Beacon’s drop-off composting program has collected more than 110,000 pounds of food scraps since it began as a pilot program in 2022. Faye Leone, the city’s Climate Smart coordinator, says that although the program hasn’t been made official, it’s hard to imagine that Beacon residents would let it lapse.
“We can’t go back,” she says. “The willingness and the commitment are there, but we have only the bare bones of what a program could look like. We’re not even making a dent in our total emissions.”
Krasikov says the program is great “in terms of changing behavior. But to reduce Beacon’s emissions by 20 to 25 percent with this, we need curbside composting.”
Without more large-scale processing facilities, Krasikov doesn’t see how that could happen. “If each municipality has to spend hundreds of thousands of dollars to build a composting facility, it’s just devastatingly expensive,” he says. “This is where economies of scale could kick in. If the county had a facility that could service a few towns, the price drops for everyone.”
Without county support, Beacon is left to figure out how to expand its program while also minimizing emissions. That led to a recent change: Instead of being shipped to Westchester, Beacon’s compost is now picked up by the Community Compost Co. of Ulster County. The firm already offers curbside composting to businesses and households in Beacon for a monthly fee, so picking up Beacon’s municipal output on the same weekly trip eliminates the greenhouse gas emissions produced by the truck that came from Westchester.
“We’re already there,” said Molly Lindsay of Community Compost. “Might as well fill up the truck.”
Community Compost is smaller than McEnroe Farms, as Lindsay explains while walking among the piles on a cold December day. A light snow made it easy to see which piles were ready: The snow was sticking to them. A pile in the process of breaking down has to maintain an internal temperature of between 131 and 160 degrees — hot enough to kill pathogens but not hot enough to kill microbes. On the piles that were still cooking, the snow turned to steam as soon as it landed.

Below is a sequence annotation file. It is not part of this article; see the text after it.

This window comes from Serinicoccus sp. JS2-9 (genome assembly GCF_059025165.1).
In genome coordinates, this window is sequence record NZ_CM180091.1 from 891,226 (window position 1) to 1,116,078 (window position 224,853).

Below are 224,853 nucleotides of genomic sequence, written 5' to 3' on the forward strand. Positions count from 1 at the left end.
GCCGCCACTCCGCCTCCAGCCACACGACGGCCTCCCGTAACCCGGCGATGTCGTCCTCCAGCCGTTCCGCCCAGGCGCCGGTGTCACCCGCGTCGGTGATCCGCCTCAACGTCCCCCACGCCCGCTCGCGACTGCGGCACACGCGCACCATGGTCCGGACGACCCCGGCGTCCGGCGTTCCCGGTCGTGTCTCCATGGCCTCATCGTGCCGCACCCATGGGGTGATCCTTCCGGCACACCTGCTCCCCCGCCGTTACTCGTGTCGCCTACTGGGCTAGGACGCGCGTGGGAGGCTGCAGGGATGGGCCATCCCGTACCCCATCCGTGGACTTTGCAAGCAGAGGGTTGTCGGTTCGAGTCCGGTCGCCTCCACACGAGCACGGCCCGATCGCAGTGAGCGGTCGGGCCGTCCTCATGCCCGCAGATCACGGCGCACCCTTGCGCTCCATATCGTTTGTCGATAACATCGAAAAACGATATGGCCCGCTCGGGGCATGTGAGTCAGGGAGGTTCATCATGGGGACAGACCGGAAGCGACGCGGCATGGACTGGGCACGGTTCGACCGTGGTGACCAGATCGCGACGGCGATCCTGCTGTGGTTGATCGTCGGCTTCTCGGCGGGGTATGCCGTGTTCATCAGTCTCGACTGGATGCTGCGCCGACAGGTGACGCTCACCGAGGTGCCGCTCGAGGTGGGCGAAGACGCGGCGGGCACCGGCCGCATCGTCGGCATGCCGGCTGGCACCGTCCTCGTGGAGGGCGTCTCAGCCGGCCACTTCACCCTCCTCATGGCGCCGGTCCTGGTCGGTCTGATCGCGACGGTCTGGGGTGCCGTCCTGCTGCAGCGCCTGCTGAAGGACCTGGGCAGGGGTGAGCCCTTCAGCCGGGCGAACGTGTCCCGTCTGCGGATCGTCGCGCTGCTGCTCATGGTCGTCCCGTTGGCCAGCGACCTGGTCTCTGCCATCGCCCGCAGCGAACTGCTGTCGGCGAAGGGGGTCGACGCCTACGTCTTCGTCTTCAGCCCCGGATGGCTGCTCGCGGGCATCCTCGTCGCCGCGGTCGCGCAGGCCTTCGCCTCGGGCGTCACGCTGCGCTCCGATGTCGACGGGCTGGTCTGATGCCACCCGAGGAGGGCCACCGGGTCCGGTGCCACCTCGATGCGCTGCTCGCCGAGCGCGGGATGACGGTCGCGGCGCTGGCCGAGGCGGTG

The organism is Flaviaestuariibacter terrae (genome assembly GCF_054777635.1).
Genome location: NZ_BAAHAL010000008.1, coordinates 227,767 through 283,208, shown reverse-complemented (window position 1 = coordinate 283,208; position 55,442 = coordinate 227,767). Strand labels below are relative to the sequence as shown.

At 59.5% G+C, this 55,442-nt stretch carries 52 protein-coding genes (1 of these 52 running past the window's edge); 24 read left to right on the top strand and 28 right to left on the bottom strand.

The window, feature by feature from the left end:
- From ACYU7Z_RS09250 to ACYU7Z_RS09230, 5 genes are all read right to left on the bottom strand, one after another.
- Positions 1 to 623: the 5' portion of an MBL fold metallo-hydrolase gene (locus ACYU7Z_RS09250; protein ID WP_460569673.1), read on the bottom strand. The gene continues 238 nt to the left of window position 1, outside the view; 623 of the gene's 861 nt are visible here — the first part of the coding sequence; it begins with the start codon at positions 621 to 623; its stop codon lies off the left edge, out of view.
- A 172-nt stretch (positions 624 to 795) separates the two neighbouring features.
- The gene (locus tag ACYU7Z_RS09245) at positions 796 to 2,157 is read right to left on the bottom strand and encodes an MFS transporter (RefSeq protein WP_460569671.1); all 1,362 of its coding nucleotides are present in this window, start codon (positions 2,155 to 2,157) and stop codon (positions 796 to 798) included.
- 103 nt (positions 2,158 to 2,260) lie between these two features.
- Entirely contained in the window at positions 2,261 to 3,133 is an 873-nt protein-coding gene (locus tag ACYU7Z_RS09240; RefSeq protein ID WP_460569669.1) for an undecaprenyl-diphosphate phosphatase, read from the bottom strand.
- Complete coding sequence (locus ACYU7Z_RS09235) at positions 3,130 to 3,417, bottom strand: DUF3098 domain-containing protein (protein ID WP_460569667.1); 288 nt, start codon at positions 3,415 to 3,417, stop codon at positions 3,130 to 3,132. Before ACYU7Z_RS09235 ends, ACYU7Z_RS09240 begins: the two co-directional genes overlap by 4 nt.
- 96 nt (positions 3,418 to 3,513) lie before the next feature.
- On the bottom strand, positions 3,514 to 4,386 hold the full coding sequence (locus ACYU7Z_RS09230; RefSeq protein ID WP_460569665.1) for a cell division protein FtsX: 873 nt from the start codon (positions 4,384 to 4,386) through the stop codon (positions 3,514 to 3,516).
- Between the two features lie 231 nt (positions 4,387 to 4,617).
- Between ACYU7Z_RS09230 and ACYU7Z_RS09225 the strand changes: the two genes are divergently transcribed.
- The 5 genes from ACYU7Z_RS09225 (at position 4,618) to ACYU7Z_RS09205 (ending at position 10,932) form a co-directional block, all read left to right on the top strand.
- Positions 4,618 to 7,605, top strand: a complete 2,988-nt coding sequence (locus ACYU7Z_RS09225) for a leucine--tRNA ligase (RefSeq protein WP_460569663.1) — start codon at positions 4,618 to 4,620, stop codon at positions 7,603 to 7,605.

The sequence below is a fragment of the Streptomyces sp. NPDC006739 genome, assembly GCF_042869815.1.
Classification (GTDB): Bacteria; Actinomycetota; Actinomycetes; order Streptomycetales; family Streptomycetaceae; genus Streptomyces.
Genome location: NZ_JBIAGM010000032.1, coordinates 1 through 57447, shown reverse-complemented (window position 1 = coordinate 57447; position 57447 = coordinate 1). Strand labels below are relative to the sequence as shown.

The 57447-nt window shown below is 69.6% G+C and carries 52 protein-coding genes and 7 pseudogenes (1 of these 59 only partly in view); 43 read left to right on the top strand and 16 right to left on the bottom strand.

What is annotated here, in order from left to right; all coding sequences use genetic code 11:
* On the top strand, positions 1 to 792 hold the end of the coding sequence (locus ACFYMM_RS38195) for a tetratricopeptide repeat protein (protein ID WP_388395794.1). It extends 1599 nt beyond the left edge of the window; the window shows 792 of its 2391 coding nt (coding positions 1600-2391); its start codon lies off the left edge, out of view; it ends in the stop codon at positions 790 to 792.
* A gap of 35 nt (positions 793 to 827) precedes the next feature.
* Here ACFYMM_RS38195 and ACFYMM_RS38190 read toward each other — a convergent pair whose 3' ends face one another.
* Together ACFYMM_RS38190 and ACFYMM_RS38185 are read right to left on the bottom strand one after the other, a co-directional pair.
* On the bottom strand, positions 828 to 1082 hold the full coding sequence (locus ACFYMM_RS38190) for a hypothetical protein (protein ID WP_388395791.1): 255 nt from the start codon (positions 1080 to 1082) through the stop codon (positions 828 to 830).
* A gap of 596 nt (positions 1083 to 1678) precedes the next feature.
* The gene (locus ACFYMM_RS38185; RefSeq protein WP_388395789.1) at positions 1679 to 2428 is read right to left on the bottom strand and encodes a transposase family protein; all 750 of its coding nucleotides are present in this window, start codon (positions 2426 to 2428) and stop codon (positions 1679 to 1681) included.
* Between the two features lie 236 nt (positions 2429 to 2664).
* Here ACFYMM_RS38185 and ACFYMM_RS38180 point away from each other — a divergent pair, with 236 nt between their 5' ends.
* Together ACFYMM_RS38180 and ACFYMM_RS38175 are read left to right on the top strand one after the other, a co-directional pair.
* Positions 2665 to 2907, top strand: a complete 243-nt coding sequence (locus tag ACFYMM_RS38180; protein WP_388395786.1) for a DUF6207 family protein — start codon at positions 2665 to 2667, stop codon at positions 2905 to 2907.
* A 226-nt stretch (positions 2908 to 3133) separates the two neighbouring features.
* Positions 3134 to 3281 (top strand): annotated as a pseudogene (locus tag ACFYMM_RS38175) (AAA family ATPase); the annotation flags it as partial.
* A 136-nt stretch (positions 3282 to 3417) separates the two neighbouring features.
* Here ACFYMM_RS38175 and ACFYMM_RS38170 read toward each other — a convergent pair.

Lindsay says Community Compost would like to see more small sites than centralized processing. “Spread that compost around and then the finished product can go back into the communities where it’s produced,” she says. Customers in its curbside program get two bags of compost delivered per year.
As hot as its piles get, the company doesn’t accept “compostable” bio-plastics such as plates and cups because they don’t break down fast enough. Vergara, the professor at Cal Poly Humboldt, has noticed the same thing at every composting facility she’s visited.
“Perhaps under lab conditions, these materials might degrade,” she says. “But under the timescales that we see in commercial composting facilities, these items just don’t break down. At the facilities that I have visited, they screen out bio-plastics and throw them away.”
Lindsay has been working for Community Compost for 10 years. In that time, mostly from speaking to people at farmers’ markets, she has noticed a shift in the way people think about food waste. “There wasn’t a lot of awareness when I started” of food waste and its role in global warming, she says. “But people are figuring out that compost is a way to resolve this.”
Customers have told her that, since composting, they’ve become more aware of food waste and started spending less on groceries. “When they have to separate it, they’re seeing how much food they’re throwing out,” she says. “They’re saying, ‘OK, I never used those three cucumbers, I don’t need to buy that many.’ And then they’re changing their shopping habits.”
New York’s solid-waste management plan says the state won’t be able to tackle its massive waste problem unless it moves to a “circular economy” in which nearly all materials are reused in some form. Walking amongst the steaming piles in Ulster County, I couldn’t help but think that there was no better visual representation of this sort of economy than compost. Somewhere, in one of these piles, the tomato my son threw out a few weeks ago was in the process of breaking down to return to us in the spring as a bag of compost for our garden, in which we will grow more tomatoes.
“Instead of dumping your food scraps in one bin, you’re putting them in a different bin,” says Lindsay. “It’s a lot easier than people think.”
Behind The Story
News: Based on facts, either observed and verified directly by the reporter, or reported and verified from knowledgeable sources.